We are talking about ’68: pop art is in full swing, the world is in turmoil and an effervescent anti-conventionality fills the air. And three young designers from Turin, north west Italy, destined to make history, turn up unannounced at Aurelio Zanotta’s door, one of the key players in the field of non-conformist design. They were: Piero Gatti, Cesare Paolini and Franco Teodoro. The only thing they had with them, was the soon-to-be iconic armchair: Sacco (Italian for sack). In fact, Sacco is a real plastic sack filled with semi-expanded polystyrene beads. This is a truly ergonomic piece; it moulds itself to any body form. Sacco is also extremely lightweight and portable.
Sacco is a real risk-taker and in a click of a finger, it revolutionized conventional furniture design for ever. This was a fresh new start for design: the first armchair without a rigid framed. And the “bean bag”, as it was known in the States, became one of the symbols of the young generation. Colourful, lightweight and deconstructed, Sacco is an object you can sink in, dive on, fall back on and chill on, in total freedom.
Sacco stands for informal relaxation, an ode to a new idea of comfort. It’s also an icon for Radicalism; its design overturned rules and conventions in a true brake with tradition. What’s more, Sacco is an extremely modern and versatile piece, with a timeless aesthetic destined to outlive any fad or fashion. This is the only armchair which moulds itself to any body type, making us design our own relaxation.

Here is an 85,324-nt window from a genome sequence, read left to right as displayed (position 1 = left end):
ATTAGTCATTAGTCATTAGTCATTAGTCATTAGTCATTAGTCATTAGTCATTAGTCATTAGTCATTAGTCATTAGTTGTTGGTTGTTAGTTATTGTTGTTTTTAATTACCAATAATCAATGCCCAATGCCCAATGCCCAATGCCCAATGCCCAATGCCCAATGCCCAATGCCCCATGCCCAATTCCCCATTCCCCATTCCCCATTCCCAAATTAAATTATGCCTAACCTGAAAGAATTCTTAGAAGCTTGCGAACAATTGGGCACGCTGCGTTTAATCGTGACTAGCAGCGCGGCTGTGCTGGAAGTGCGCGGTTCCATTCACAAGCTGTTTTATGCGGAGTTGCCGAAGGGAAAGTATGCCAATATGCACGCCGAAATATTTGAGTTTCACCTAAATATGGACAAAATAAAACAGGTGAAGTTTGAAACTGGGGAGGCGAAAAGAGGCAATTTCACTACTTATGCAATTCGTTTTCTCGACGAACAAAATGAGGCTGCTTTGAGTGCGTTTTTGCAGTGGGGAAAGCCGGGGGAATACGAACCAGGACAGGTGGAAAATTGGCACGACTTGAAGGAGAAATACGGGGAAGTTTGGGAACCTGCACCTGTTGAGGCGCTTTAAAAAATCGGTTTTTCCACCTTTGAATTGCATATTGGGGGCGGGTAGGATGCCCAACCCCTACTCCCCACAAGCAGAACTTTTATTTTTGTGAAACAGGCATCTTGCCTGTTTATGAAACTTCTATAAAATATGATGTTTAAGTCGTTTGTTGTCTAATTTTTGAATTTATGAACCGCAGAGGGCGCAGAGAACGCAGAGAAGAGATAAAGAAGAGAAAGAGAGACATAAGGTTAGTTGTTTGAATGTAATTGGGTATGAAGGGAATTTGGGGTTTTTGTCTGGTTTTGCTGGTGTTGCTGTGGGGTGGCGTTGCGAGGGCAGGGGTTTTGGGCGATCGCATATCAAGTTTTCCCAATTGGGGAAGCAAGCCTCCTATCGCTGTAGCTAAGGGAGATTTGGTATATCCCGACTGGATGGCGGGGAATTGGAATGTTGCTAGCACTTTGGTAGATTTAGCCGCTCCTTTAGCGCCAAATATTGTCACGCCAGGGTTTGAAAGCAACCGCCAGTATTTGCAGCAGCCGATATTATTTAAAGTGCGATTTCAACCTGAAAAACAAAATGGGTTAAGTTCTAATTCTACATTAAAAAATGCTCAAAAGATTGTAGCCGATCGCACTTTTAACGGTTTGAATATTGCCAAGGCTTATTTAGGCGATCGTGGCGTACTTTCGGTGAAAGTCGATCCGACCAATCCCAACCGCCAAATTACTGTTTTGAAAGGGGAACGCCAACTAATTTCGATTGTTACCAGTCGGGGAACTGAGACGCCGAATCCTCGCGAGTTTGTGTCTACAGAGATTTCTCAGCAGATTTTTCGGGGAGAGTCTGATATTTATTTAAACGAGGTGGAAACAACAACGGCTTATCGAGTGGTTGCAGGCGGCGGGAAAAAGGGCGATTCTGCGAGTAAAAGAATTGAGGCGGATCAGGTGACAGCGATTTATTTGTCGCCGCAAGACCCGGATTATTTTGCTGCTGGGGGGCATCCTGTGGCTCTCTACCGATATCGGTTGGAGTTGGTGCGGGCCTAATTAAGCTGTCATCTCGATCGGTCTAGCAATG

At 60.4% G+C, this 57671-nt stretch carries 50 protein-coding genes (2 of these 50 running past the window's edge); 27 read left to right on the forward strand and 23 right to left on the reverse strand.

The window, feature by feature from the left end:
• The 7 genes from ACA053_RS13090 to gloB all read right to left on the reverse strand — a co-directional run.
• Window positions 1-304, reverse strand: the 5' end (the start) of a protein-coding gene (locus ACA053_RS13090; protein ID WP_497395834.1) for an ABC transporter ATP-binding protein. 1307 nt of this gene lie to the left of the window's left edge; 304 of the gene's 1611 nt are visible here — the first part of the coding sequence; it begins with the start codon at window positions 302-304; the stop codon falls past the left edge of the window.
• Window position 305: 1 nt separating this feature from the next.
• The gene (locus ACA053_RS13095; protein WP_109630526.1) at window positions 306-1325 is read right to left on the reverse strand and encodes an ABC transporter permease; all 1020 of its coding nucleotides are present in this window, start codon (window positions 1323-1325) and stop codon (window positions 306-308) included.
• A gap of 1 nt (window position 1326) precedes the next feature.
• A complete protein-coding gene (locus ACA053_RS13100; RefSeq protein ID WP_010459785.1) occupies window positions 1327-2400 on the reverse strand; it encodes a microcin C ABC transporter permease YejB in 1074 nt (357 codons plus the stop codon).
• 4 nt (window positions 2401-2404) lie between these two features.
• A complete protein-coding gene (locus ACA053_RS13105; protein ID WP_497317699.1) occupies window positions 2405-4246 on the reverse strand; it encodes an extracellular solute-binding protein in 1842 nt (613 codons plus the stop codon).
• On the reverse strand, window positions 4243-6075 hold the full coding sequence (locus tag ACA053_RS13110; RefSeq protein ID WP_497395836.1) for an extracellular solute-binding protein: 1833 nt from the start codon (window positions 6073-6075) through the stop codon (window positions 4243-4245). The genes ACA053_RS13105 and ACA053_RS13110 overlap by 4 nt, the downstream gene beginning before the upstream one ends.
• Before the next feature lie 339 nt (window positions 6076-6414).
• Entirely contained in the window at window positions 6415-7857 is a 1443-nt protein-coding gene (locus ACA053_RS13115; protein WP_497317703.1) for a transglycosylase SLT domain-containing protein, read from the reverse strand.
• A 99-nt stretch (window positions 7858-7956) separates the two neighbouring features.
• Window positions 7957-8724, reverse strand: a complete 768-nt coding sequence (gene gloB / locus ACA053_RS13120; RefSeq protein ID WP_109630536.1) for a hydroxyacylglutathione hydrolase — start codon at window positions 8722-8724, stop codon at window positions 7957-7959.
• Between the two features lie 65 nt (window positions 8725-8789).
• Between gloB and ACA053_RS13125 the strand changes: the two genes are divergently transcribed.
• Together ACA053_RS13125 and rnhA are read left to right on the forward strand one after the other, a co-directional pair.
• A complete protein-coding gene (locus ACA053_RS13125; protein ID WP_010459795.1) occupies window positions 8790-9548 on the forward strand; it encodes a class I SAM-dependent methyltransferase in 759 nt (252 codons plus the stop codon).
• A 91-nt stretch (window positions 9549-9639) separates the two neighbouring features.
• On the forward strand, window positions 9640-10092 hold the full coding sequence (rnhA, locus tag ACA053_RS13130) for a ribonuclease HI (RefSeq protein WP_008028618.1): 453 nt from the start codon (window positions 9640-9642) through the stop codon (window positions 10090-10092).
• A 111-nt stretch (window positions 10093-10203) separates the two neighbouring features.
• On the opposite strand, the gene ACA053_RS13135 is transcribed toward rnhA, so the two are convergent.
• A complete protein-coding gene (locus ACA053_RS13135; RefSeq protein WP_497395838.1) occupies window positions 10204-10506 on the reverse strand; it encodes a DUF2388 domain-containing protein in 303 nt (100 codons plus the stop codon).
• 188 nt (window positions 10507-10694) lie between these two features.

It’s precisely like this that its notoriety was born. In fact, a complete versatility coupled with a characterful design; this is what made Sacco an icon in its own right. And it’s not just a coincidence that Sacco won the 1970 Compasso d’Oro prize. Two years after that it was shown for the first time at MoMa, New York. Now, it’s part of many permanent collections in some of the most famous art and design museums around the world like the Musée des Arts Décoratifs in Paris, the Victoria & Albert Museum in London and the Triennale Design Museum in Milan.
Sacco is a truly timeless piece, able to stay new and fresh. It even nods to the digital era. In fact, its two new versions, Medium and Small, are illustrated with digital prints, available in either lettering, 3D geometric patterns and large winking eyes…